42. Claim for compensation under TLA s. 118.

Long Forest Estate Pty Ltd v Singh & Anor [2020] VSC 604 (23 September 2020), John Dixon J., is a very long case only part of which involves a caveat.  It is also an interesting decision on whether a vendor’s statement is required to disclose declarations or decisions by a Minister or Department of the Commonwealth.  Briefly the facts were –

  • The plaintiff (Long Forest) owned farmland adjacent to a Nature Conservation Reserve.  It had acquired the land for residential development but without any active planning approvals in place.
  • The land was subject to –
    • three declarations of the Commonwealth Minister for the Environment and Heritage under the Environment Protection and Biodiversity Act 1999 (Cth) as to threatened species, ecological communities and key threatening processes;
    • two decisions of the Minister under that Act which related to Long Forest’s proposal for residential development.  The former decision, in 2014, described the proposed construction of a particular residential development as a controlled action, stating that the project would require assessment and approval under the Act before it could proceed.  The latter decision, in 2015, informed the plaintiff that its proposal to construct the residential development would be approved subject to conditions.

The declarations, applications for approval for projects constituting controlled action and any final approval by the Minister were publicly available documents.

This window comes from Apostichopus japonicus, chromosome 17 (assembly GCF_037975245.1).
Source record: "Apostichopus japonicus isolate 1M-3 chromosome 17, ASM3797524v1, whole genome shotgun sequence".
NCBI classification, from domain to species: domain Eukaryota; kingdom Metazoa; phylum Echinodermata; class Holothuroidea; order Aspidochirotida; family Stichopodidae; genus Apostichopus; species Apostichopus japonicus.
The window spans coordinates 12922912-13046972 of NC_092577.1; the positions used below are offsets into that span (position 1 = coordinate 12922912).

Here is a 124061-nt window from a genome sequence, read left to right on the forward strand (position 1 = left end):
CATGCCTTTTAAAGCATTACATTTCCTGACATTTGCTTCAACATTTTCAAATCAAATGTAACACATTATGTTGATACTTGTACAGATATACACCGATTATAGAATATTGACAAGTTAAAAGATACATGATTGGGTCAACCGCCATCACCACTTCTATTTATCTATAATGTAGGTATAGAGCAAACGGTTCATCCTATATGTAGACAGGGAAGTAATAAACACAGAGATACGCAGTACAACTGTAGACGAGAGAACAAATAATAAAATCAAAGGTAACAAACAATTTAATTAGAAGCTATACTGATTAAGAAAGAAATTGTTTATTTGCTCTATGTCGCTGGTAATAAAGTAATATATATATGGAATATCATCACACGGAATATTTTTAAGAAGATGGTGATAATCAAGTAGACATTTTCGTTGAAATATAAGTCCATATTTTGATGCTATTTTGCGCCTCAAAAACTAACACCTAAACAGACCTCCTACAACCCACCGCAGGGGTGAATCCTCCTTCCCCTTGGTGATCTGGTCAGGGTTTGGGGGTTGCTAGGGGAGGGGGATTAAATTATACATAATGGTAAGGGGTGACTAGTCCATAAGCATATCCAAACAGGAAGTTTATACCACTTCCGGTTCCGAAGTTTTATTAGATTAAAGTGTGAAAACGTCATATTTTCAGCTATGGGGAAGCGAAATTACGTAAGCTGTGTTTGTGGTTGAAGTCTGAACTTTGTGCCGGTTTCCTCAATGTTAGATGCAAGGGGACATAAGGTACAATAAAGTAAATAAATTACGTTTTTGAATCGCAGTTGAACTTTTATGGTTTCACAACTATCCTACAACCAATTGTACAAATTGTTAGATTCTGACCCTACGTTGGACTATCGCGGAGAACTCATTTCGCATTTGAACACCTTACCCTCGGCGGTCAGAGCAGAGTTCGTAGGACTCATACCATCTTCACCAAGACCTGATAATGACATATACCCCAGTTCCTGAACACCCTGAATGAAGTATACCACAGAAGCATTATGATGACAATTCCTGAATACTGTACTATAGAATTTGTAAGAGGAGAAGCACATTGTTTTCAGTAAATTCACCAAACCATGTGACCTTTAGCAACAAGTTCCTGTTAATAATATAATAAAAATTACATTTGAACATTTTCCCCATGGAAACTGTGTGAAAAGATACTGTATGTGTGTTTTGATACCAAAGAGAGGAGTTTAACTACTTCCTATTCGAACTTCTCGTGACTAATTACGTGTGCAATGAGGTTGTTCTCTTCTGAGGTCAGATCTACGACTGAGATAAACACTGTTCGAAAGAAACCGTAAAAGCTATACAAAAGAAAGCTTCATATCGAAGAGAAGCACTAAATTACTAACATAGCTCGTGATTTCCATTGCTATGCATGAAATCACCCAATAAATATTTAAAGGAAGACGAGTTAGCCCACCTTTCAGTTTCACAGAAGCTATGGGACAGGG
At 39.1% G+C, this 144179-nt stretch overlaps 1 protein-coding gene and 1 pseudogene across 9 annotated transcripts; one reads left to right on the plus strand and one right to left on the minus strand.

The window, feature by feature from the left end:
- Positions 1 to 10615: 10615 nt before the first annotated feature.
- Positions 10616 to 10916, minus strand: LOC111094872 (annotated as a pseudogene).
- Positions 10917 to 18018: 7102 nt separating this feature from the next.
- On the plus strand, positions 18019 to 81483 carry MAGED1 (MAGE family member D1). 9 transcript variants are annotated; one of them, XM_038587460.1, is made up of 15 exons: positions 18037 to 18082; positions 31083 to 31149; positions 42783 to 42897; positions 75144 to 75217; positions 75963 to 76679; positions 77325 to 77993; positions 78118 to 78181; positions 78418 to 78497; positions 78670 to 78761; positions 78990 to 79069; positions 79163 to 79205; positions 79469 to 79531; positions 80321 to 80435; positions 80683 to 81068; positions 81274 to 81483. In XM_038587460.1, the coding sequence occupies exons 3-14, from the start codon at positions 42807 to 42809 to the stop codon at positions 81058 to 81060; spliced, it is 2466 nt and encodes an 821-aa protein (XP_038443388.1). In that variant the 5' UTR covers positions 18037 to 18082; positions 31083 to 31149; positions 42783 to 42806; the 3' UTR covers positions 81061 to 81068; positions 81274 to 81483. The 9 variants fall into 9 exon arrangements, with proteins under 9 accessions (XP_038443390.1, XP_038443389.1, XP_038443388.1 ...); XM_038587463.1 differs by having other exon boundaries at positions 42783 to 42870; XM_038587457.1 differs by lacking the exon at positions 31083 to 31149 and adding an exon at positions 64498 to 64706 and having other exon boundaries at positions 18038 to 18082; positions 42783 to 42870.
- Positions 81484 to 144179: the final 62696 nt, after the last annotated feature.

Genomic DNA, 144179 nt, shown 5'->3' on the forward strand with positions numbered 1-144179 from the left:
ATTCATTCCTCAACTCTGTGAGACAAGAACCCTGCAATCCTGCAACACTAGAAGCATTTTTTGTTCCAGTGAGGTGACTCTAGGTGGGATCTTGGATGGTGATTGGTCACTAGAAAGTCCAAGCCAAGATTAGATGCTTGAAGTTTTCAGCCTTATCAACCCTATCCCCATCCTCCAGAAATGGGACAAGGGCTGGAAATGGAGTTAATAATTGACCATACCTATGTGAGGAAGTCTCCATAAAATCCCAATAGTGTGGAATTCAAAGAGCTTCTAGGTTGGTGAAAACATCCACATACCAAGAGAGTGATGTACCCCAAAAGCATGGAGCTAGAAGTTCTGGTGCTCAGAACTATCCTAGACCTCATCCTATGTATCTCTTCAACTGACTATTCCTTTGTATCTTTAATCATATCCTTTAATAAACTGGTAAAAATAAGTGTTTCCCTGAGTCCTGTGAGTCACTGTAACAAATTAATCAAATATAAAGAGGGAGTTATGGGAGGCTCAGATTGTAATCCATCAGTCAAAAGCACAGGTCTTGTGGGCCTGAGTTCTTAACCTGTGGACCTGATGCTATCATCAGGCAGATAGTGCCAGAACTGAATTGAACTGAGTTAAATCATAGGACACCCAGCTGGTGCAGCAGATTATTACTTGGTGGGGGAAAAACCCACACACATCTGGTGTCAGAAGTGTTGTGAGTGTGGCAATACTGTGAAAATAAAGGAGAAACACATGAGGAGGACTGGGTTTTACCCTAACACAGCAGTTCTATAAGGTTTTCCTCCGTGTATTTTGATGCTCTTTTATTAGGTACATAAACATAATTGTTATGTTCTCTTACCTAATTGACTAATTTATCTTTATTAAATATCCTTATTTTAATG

• However, by 2016 the plaintiff no longer intended to develop the land.  It was listed for sale without a planning permit. 
  • Negotiations occurred between representatives of Long Forest and the first defendant (Singh).  The Sale of Land Act s. 32D(a) required the vendor to disclose –

“[P]articulars of any notice, order, declaration, report or recommendation of a public authority or government department or approved proposal directly and currently affecting the land, …”

The vendor’s statement did not disclose the Minister’s declarations or decisions. 

  • Singh signed the contract of sale after being given a copy of the vendor’s statement.  He subsequently nominated the second defendant as purchaser. 
  • The purchaser did not pay the balance of the purchase price.  On 13 June 2017 the vendor served a rescission notice.  On 21 June 2017 a caveat was lodged on behalf of the nominee purchaser claiming a freehold estate with an absolute prohibition on dealing on the grounds that the caveator was a purchaser under an uncompleted contract of sale.  On 27 June the vendor’s solicitors wrote to the purchaser’s solicitors stating that as the rescission notice had not been complied with the contract was terminated and the deposit was forfeited.   In the meantime the defendants contended that they had validly rescinded the contract for non-compliance with s. 32D.
  • Long Forest applied to the Registrar of Titles under the Transfer of Land Act (TLA) s. 89A for service of a notice on the caveator.   In response the caveat was withdrawn and two replacement caveats were lodged on behalf of Mr Singh and the second defendant, each claiming a purchaser’s lien to secure repayment of the deposit of $400,000.